Major levee breaks in Missouri: Statement by American Rivers

May 31, 2019

May 31, 2019

Contact: Olivia Dorothy,  217-390-3658,

Amy Kober, 503-708-1145,

A major levee in Missouri was overwhelmed last night, across from the town of Quincy, Illinois. The overtopping of the Union Township Levee sent floodwaters into farms, homes and businesses. The levee breach is another hit to Mississippi River communities, who have been challenged by record flooding for months.

According to the National Levee Database, the Union Township Levee is supposed to protect roughly 4,000 acres, 86 structures and 147 people. The levee is at a “choke point” in the river where so much of the floodplain is blocked by levees that the river has no room to spread out when it floods. The Union Township Levee is surrounded by illegally over-built levees downstream and across the river. The actions of the neighboring levee districts to build up their levees without the requisite permits and approvals likely pushed additional water onto the Union Township Levee, contributing to the breach.

Statement from Olivia Dorothy, Associate Director for the Upper Mississippi River Basin with American Rivers, based in East Moline, Illinois:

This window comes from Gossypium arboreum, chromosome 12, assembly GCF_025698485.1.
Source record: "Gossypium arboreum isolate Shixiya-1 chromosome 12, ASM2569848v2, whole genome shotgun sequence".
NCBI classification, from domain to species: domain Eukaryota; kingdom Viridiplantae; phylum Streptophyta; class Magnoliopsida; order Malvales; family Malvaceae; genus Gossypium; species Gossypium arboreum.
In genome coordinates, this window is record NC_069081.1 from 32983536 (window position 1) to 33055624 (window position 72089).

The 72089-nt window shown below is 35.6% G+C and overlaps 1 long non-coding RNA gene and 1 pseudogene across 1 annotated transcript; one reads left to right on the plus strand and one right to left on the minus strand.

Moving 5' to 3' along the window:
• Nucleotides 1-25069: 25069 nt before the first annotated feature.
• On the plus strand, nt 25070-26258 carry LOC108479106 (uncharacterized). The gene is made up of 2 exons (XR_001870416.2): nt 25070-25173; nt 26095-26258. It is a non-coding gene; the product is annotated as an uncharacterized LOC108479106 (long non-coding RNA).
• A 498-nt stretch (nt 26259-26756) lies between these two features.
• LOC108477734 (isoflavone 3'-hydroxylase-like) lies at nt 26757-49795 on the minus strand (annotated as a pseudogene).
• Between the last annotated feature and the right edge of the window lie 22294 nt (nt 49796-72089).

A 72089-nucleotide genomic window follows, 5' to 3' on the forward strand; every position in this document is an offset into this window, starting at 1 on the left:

“My heart goes out to the farmers and homeowners in the Union Township Levee District, who were evacuated last night when the levee was overtopped by the Mississippi River.  As the Mississippi continues to rise for the second time this spring, I pray the levees hold.

When Mississippi River communities are able to recover from this disaster, we must commit ourselves to fundamentally changing our approach to flood protection. The current approach allowing unchecked levee development pits communities against each other and makes us less safe.

The best way to protect people and property is to give the river room and help people move out of harm’s way. I call on regional leaders to support the development of a basin-wide flood risk management strategy that puts public safety first.”

The Upper Mississippi River is among America’s Most Endangered Rivers® of 2019 due to the threats of illegal levee development and climate change. Read the report at